Clifford Hudis: Yeah. It’s actually even a little bit lower than 5%. The first-off issue is we don’t have narrowly focused clinical trials for them. We have to extrapolate their care from the standard care of women. The second thing is biologically the disease they get is most similar to postmenopausal breast cancer, which is good for them because that’s the most common presentation of breast cancer, and their treatment is therefore virtually identical to that of women. It would be facile to say or glib to say that for men the loss of a breast is less of an issue surgically than it is for women. That’s not even always true. Some men have reconstruction for example with implants to maintain their normal body contour. I think that in many ways their issues are quite similar. In society that to some degree glorifies the feminine shape and the breast shape in particular, women carry perhaps in some cases an extra burden which is really related to the gaze of men, but for men that may be an issue even though you wouldn’t assume so. The short answer is that their management and their treatment is really quite similar to that of women.
Question: What is the origin of breast cancer?
Clifford Hudis: Well, by origin if you mean why we get it, that’s one question. If by origin you mean the cell that becomes malignant, I guess that’s a separate question and those are both very exciting topics for today. The why you get breast cancer question relates to the prevention discussion we’ve had previously and that is what causes a normal cell to become a malignant cell. The number one risk factor across our society is simply aging. A factor that probably matters is diet because people who have high calorie consumption and drift towards obesity have a higher risk of breast cancer. A risk factor that’s clear but rare thankfully is the inheritance of a mutated gene called BRCA1 or BRCA2. If you pick that gene up-- And remember you get half of your chromosomes, half of your genes, from each of your two parents and you can get this gene from either parent. It’s not gender specific. But if you inherit that gene you have a very, very high risk of developing breast cancer. Now in terms of the cell that becomes malignant, we think of it as what’s called a stem cell, a cell that lives in the base of the tubes, the ducts, that carry milk and this stem cell is identified scientifically by one of its main principles, which is its ability to regenerate. A stem cell continues to duplicate itself and then its progeny can actually become something. In the case of your fingers, they could become your bones; they could become your skin; they could become your fingernails. A stem cell for breast cancer is the target of an exciting area of scientific inquiry right now.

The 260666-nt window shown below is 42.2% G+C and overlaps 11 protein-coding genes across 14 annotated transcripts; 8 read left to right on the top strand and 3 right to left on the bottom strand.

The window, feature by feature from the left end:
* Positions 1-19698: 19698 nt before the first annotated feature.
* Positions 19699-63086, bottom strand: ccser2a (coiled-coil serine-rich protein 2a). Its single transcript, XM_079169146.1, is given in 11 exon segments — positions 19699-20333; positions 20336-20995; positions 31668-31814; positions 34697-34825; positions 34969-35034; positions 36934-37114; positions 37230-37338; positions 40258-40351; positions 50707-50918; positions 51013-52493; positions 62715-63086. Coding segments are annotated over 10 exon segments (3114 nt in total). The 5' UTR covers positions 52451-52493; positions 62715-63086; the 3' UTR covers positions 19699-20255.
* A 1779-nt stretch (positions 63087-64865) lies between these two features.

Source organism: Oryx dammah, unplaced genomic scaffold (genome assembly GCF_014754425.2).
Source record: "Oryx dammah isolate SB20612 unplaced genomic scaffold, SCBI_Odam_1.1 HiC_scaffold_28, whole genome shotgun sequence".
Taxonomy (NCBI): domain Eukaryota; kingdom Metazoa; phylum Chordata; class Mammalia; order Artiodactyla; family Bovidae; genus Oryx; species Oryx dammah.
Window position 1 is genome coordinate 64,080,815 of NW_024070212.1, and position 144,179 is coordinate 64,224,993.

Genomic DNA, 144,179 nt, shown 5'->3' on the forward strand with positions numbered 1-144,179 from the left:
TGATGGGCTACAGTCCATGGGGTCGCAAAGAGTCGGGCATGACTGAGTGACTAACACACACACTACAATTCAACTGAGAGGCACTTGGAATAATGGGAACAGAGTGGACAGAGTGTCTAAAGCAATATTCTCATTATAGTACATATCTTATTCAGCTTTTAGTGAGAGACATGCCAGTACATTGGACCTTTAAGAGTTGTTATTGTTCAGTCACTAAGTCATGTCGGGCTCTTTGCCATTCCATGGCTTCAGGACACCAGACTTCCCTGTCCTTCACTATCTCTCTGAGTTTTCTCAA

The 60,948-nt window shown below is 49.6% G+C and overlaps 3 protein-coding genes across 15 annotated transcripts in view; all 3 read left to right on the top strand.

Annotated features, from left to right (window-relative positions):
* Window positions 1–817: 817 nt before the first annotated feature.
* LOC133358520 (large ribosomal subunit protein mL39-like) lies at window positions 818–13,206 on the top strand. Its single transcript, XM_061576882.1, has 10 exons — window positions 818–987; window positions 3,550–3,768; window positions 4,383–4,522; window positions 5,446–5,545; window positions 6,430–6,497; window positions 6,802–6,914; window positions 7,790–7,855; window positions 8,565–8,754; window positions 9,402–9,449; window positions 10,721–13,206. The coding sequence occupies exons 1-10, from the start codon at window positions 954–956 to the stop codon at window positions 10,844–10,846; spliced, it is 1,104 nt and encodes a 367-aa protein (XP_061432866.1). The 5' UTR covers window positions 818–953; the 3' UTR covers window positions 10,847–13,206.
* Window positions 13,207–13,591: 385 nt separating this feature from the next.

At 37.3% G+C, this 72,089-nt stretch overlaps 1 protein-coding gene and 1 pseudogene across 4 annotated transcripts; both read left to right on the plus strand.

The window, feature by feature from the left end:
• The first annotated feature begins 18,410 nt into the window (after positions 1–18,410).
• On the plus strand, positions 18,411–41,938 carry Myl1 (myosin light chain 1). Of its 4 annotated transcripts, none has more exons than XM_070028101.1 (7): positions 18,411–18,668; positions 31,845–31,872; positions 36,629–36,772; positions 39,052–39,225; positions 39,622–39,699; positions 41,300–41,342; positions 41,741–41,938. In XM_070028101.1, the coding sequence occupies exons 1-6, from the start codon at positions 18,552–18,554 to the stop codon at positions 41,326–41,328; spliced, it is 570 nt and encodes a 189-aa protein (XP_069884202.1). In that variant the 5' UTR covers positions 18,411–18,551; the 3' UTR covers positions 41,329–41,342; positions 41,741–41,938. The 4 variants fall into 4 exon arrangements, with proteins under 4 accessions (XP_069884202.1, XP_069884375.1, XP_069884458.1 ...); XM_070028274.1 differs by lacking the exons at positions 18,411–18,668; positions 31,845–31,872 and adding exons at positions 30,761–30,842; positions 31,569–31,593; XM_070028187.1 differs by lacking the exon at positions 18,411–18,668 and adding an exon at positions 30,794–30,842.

Question: What are the biggest misconceptions about breast cancer?
Clifford Hudis: Well, that’s-- The biggest one that bothers me from a clinician point of view is the sense that patients get breast cancer as a punishment, and I mean that in the broadest sense. A frequent association with breast cancer in particular but all cancers is that stress somehow caused it or that bad lifestyle choices-- What I mean is not food and drink even but ways of living, that there’s somehow a spiritual component to it, and that is just not true. It is a biological process not as well understood as we would like but this notion that the victim is somehow responsible for getting that disease is tragic to me, and I’ve seen it over my whole career. It’s an attractive theory that makes sense in a certain, as I say, spiritual way to people but there is no karma in all of this. People get breast cancer for biological reasons. They have good luck and they have bad luck. It isn’t about how they mistreated their mother when they were 18.
Question: The truth about estrogen?